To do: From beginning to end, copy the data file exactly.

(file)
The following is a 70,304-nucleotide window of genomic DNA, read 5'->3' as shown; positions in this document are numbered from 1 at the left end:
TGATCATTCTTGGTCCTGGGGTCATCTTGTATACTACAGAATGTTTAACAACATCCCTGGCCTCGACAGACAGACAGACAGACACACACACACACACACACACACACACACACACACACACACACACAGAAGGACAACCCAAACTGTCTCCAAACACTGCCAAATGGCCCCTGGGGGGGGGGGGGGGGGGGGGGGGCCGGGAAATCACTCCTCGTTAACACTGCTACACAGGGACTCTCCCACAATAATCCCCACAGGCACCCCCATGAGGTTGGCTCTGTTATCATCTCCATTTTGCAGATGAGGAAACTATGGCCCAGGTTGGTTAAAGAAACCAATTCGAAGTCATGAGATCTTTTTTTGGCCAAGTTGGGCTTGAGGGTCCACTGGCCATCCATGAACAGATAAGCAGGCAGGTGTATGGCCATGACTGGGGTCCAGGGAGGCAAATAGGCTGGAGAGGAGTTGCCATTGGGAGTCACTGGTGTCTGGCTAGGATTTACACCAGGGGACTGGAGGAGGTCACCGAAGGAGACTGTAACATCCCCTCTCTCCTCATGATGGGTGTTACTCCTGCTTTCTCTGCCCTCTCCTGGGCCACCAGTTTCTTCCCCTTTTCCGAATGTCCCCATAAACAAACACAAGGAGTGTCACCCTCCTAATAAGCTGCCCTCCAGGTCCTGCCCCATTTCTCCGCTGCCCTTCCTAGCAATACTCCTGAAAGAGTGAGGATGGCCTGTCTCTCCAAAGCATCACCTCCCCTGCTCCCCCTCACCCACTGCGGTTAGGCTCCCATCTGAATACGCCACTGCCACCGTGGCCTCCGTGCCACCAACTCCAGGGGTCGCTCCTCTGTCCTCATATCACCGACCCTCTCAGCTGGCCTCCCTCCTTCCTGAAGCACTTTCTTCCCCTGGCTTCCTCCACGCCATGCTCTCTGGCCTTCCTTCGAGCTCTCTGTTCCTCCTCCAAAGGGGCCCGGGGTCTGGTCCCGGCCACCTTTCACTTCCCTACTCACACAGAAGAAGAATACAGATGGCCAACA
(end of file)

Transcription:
The following is a 70,304-nucleotide window of genomic DNA, read 5'->3' as shown; positions in this document are numbered from 1 at the left end:
TGATCATTCTTGGTCCTGGGGTCATCTTGTATACTACAGAATGTTTAACAACATCCCTGGCCTCGACAGACAGACAGACAGACACACACACACACACACACACACACACACACACACACACACACACAGAAGGACAACCCAAACTGTCTCCAAACACTGCCAAATGGCCCCTGGGGGGGGGGGGGGGGGGGGGGGGCCGGGAAATCACTCCTCGTTAACACTGCTACACAGGGACTCTCCCACAATAATCCCCACAGGCACCCCCATGAGGTTGGCTCTGTTATCATCTCCATTTTGCAGATGAGGAAACTATGGCCCAGGTTGGTTAAAGAAACCAATTCGAAGTCATGAGATCTTTTTTTGGCCAAGTTGGGCTTGAGGGTCCACTGGCCATCCATGAACAGATAAGCAGGCAGGTGTATGGCCATGACTGGGGTCCAGGGAGGCAAATAGGCTGGAGAGGAGTTGCCATTGGGAGTCACTGGTGTCTGGCTAGGATTTACACCAGGGGACTGGAGGAGGTCACCGAAGGAGACTGTAACATCCCCTCTCTCCTCATGATGGGTGTTACTCCTGCTTTCTCTGCCCTCTCCTGGGCCACCAGTTTCTTCCCCTTTTCCGAATGTCCCCATAAACAAACACAAGGAGTGTCACCCTCCTAATAAGCTGCCCTCCAGGTCCTGCCCCATTTCTCCGCTGCCCTTCCTAGCAATACTCCTGAAAGAGTGAGGATGGCCTGTCTCTCCAAAGCATCACCTCCCCTGCTCCCCCTCACCCACTGCGGTTAGGCTCCCATCTGAATACGCCACTGCCACCGTGGCCTCCGTGCCACCAACTCCAGGGGTCGCTCCTCTGTCCTCATATCACCGACCCTCTCAGCTGGCCTCCCTCCTTCCTGAAGCACTTTCTTCCCCTGGCTTCCTCCACGCCATGCTCTCTGGCCTTCCTTCGAGCTCTCTGTTCCTCCTCCAAAGGGGCCCGGGGTCTGGTCCCGGCCACCTTTCACTTCCCTACTCACACAGAAGAAGAATACAGATGGCCAACA